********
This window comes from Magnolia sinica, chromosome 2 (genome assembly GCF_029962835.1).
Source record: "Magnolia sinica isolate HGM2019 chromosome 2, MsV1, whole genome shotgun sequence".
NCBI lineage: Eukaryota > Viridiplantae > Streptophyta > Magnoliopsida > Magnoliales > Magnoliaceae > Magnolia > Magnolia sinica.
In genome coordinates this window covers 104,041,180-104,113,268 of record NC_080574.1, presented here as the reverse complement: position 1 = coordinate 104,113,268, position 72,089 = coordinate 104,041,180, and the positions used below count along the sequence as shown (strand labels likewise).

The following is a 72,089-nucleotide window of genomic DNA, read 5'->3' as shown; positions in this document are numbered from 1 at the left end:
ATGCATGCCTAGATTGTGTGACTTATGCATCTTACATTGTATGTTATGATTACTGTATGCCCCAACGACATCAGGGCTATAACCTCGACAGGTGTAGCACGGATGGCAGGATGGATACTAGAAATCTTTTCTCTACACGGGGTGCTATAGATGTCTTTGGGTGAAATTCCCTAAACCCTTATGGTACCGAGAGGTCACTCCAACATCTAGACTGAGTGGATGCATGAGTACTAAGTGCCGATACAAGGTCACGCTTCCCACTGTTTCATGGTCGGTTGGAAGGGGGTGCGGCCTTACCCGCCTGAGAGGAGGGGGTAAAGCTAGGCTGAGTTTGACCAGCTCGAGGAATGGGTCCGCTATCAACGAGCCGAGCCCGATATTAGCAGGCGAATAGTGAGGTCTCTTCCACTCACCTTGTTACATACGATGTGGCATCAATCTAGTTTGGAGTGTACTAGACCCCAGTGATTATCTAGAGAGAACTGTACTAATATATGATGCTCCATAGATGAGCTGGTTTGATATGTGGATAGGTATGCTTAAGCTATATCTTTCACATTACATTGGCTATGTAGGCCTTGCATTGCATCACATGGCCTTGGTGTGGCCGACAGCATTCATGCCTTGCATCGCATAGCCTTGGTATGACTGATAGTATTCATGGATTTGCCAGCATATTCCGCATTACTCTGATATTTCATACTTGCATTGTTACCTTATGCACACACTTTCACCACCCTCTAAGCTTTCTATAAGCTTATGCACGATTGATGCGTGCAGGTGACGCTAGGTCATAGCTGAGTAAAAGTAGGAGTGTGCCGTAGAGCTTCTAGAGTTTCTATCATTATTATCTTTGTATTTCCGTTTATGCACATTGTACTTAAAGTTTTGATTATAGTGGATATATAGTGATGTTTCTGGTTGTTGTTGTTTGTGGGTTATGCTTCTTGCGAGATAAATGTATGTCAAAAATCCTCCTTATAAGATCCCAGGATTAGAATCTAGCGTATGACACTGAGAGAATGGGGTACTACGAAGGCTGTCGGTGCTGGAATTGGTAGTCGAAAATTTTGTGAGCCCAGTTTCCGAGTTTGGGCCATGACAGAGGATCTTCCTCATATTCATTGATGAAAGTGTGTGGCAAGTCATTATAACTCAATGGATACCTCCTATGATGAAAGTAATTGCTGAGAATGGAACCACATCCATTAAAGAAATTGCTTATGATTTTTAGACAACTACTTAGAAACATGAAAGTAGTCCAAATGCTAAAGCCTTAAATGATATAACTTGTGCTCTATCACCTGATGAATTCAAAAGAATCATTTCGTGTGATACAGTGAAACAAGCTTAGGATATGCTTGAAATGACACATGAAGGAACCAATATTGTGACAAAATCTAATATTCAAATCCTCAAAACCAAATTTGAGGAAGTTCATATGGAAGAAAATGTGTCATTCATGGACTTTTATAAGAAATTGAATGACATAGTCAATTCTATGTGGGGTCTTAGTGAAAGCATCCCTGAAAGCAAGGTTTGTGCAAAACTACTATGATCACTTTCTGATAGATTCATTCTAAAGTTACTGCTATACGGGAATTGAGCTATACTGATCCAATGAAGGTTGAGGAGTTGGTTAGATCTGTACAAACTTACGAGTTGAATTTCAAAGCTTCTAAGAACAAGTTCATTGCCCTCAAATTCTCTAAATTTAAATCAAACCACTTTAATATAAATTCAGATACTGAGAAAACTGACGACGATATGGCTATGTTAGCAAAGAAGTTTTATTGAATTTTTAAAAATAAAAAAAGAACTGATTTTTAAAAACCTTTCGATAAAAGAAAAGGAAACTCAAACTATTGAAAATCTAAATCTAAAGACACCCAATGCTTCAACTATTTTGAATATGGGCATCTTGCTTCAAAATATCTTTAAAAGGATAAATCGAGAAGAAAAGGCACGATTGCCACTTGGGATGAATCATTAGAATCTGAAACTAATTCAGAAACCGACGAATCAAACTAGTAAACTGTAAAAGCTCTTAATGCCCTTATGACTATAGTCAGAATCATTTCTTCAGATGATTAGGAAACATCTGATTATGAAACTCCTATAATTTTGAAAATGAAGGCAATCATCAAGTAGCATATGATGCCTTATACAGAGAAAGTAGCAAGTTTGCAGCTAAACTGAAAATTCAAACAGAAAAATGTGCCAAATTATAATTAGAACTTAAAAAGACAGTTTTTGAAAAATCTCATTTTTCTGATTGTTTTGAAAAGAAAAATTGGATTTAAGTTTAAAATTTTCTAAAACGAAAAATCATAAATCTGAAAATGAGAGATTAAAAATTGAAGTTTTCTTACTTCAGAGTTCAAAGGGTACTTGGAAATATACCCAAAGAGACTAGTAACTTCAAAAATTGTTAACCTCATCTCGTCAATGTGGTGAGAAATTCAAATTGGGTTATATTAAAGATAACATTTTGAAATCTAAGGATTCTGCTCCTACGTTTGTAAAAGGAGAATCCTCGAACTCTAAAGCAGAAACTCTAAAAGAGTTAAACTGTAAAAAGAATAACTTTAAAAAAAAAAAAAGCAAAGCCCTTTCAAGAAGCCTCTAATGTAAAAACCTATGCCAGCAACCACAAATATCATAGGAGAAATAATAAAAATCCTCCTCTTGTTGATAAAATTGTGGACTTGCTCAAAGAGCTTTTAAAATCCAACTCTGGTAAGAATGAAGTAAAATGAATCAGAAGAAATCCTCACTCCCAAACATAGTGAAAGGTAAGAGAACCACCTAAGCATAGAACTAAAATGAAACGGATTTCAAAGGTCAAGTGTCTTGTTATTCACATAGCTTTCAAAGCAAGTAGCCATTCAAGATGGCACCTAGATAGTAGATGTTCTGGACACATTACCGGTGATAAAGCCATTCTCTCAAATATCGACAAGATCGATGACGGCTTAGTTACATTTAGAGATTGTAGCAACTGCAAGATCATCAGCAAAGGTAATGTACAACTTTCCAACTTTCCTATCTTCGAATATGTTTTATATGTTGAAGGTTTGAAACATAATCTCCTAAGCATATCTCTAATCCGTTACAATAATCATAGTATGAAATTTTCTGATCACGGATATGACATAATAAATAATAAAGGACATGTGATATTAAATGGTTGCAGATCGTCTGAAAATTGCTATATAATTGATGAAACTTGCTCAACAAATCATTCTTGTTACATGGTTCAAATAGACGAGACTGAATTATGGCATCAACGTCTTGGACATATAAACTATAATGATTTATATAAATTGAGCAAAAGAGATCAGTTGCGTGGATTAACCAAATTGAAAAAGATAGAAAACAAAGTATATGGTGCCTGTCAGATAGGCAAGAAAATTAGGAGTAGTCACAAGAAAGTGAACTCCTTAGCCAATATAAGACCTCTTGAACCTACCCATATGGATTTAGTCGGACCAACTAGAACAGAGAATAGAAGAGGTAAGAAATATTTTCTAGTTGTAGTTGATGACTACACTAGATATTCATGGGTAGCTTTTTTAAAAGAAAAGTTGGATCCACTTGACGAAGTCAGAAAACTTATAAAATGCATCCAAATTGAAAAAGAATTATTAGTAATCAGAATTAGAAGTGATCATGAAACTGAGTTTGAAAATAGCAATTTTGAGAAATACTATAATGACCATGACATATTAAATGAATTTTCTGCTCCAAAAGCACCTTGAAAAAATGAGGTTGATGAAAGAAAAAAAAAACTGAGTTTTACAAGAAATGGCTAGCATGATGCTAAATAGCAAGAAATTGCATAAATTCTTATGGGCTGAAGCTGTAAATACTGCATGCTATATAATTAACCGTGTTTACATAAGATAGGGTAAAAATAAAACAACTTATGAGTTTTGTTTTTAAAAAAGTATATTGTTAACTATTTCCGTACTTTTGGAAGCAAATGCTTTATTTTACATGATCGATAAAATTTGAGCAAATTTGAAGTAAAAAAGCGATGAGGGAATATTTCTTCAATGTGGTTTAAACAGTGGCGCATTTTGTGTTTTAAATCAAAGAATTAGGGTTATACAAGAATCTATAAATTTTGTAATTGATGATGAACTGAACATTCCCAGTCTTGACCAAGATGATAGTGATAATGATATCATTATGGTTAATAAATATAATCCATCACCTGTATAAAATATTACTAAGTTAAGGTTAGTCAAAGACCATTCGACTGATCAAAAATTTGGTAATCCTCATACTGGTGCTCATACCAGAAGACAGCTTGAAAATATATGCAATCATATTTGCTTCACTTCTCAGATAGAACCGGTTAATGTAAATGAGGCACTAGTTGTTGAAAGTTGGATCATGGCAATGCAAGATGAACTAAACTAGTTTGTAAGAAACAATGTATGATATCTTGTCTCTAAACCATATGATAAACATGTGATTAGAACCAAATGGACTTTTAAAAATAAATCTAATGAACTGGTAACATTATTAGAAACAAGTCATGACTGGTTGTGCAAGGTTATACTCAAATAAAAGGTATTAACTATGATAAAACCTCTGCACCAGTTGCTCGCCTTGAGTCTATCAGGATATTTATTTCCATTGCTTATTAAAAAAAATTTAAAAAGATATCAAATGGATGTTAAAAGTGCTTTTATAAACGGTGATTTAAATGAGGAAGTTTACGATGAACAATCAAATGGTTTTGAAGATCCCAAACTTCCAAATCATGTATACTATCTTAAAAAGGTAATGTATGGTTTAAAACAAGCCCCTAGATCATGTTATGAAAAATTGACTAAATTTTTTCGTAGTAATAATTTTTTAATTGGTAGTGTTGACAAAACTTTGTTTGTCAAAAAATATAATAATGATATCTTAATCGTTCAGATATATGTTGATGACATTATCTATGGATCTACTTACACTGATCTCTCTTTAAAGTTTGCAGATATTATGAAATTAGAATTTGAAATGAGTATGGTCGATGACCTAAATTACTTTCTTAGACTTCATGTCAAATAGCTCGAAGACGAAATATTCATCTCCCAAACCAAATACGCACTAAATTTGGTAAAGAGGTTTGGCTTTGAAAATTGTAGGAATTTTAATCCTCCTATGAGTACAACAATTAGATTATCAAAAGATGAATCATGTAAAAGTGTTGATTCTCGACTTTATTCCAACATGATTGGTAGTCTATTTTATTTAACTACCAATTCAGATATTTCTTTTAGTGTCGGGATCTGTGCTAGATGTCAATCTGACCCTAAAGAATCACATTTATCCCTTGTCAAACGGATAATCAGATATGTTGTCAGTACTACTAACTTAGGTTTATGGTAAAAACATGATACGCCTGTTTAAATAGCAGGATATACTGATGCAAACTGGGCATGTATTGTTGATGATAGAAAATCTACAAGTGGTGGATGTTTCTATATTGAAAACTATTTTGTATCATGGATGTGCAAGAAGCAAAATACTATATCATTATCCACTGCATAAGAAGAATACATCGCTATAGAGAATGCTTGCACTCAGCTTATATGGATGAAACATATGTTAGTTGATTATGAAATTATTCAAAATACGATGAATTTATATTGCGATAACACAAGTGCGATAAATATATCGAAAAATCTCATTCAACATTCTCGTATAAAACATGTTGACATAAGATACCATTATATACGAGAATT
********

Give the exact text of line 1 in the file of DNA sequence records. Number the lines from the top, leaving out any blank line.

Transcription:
This window comes from Magnolia sinica, chromosome 2 (genome assembly GCF_029962835.1).